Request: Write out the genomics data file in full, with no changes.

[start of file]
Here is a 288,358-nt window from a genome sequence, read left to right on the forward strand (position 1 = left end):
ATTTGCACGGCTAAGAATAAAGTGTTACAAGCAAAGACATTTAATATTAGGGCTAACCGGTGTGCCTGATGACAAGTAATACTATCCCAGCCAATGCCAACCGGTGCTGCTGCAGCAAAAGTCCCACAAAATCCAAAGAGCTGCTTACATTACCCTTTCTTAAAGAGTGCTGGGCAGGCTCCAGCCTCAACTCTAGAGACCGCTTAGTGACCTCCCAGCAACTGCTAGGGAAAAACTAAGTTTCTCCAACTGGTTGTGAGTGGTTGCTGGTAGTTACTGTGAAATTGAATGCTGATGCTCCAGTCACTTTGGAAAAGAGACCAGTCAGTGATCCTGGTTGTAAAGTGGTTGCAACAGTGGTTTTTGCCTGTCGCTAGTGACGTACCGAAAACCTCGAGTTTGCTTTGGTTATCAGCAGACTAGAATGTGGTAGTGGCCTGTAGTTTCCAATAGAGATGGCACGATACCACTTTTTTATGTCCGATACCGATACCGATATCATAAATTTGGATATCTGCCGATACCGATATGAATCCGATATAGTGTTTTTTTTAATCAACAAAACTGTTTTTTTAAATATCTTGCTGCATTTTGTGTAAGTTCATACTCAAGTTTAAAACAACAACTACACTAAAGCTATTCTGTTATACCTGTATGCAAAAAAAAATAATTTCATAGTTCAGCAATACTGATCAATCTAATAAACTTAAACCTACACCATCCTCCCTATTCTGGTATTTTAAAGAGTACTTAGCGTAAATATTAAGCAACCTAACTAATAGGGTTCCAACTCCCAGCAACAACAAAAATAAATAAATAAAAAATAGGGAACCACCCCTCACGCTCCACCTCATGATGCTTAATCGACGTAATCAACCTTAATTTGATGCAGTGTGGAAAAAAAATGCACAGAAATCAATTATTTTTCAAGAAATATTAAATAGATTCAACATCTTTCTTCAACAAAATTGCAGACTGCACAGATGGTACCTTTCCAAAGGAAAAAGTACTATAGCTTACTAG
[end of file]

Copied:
Here is a 288,358-nt window from a genome sequence, read left to right on the forward strand (position 1 = left end):
ATTTGCACGGCTAAGAATAAAGTGTTACAAGCAAAGACATTTAATATTAGGGCTAACCGGTGTGCCTGATGACAAGTAATACTATCCCAGCCAATGCCAACCGGTGCTGCTGCAGCAAAAGTCCCACAAAATCCAAAGAGCTGCTTACATTACCCTTTCTTAAAGAGTGCTGGGCAGGCTCCAGCCTCAACTCTAGAGACCGCTTAGTGACCTCCCAGCAACTGCTAGGGAAAAACTAAGTTTCTCCAACTGGTTGTGAGTGGTTGCTGGTAGTTACTGTGAAATTGAATGCTGATGCTCCAGTCACTTTGGAAAAGAGACCAGTCAGTGATCCTGGTTGTAAAGTGGTTGCAACAGTGGTTTTTGCCTGTCGCTAGTGACGTACCGAAAACCTCGAGTTTGCTTTGGTTATCAGCAGACTAGAATGTGGTAGTGGCCTGTAGTTTCCAATAGAGATGGCACGATACCACTTTTTTATGTCCGATACCGATACCGATATCATAAATTTGGATATCTGCCGATACCGATATGAATCCGATATAGTGTTTTTTTTAATCAACAAAACTGTTTTTTTAAATATCTTGCTGCATTTTGTGTAAGTTCATACTCAAGTTTAAAACAACAACTACACTAAAGCTATTCTGTTATACCTGTATGCAAAAAAAAATAATTTCATAGTTCAGCAATACTGATCAATCTAATAAACTTAAACCTACACCATCCTCCCTATTCTGGTATTTTAAAGAGTACTTAGCGTAAATATTAAGCAACCTAACTAATAGGGTTCCAACTCCCAGCAACAACAAAAATAAATAAATAAAAAATAGGGAACCACCCCTCACGCTCCACCTCATGATGCTTAATCGACGTAATCAACCTTAATTTGATGCAGTGTGGAAAAAAAATGCACAGAAATCAATTATTTTTCAAGAAATATTAAATAGATTCAACATCTTTCTTCAACAAAATTGCAGACTGCACAGATGGTACCTTTCCAAAGGAAAAAGTACTATAGCTTACTAG